Here are some questions about the West Coast Express though:

    1) Why are the trains only one way?

    I wanted to go all the way to Mission then head back to Waterfront the same day but I was told that I would have to stay overnight if I went all the way to Mission, so I ended up getting off at Poco and took the skytrain back to waterfront.

    2) Who were the trains built by?

    3) Why does this service cost more then other transit services?

    4) Are the West Coast Express one way tickets valid for the transit pass income tax return?

    5) Why don’t FastTrax holders get a discount on one way West Coast Express fares?

  • By ;-), August 8, 2010 @ 12:18 am

    The WCE is one way to serve Fraser Valley commuters and reduce congestion on the Lougheed and Hwy 1.

    If you do find yourself in Mission, you can take the Greyhound back. Many did this when WCE first started operations many years ago. As you discovered, you can turnback at one of the tri-City stations to ride the regular transit back to the city.

  • By Jhenifer Pabillano - Buzzer Editor, August 13, 2010 @ 3:55 pm

    Ric: Here are the responses from West Coast Express.

    1) Why are the trains only one way?

    The train service was developed to serve the commuting public – bringing them into the city in the morning and taking them home at night. Hopefully someday in the near future we will be able to offer service in both directions throughout the day.
    I wanted to go all the way to Mission then head back to Waterfront the same day but I was told that I would have to stay overnight if I went all the way to Mission, so I ended up getting off at PoCo and took the SkyTrain back to waterfront.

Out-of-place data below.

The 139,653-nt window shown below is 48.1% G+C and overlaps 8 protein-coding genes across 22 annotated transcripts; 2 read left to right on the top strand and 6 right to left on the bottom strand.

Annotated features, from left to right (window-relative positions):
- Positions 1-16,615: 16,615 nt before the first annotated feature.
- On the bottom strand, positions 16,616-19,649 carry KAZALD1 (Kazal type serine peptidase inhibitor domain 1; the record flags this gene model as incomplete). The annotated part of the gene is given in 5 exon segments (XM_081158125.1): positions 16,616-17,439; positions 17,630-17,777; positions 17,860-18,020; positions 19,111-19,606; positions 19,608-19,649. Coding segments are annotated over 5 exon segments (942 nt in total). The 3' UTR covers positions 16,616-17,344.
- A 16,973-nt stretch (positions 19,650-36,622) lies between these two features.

2) Who were the trains built by?

    The trains are built by Bombardier in Thunder Bay, Ontario

    3) Why does this service cost more then other transit services?

    The commuter service travels much farther than most other transit services and provides additional amenities that are not available on other parts of transit.

    4) Are the West Coast Express one way tickets valid for the transit pass income tax return?

    The government only offers a tax break on our weekly and 28 day tickets. They don’t offer a tax refund for one way bus tickets either.

    5) Why don’t FastTrax holders get a discount on one way West Coast Express fares?

    TransLink only offers a 28 day FastTrax pass for West Coast – probably because they are assuming that if a student is commuting to school – they will only need a pass. The discount on the pass is significant enough that if someone is traveling Monday to Friday they will easily make up the amount the pass costs.

Other Links to this Post

  1. The Buzzer blog » Happy 15th birthday, West Coast Express! — November 1, 2010 @ 1:38 pm

RSS feed for comments on this post. TrackBack URI

Leave a comment

Please read our Participation Guidelines before you comment.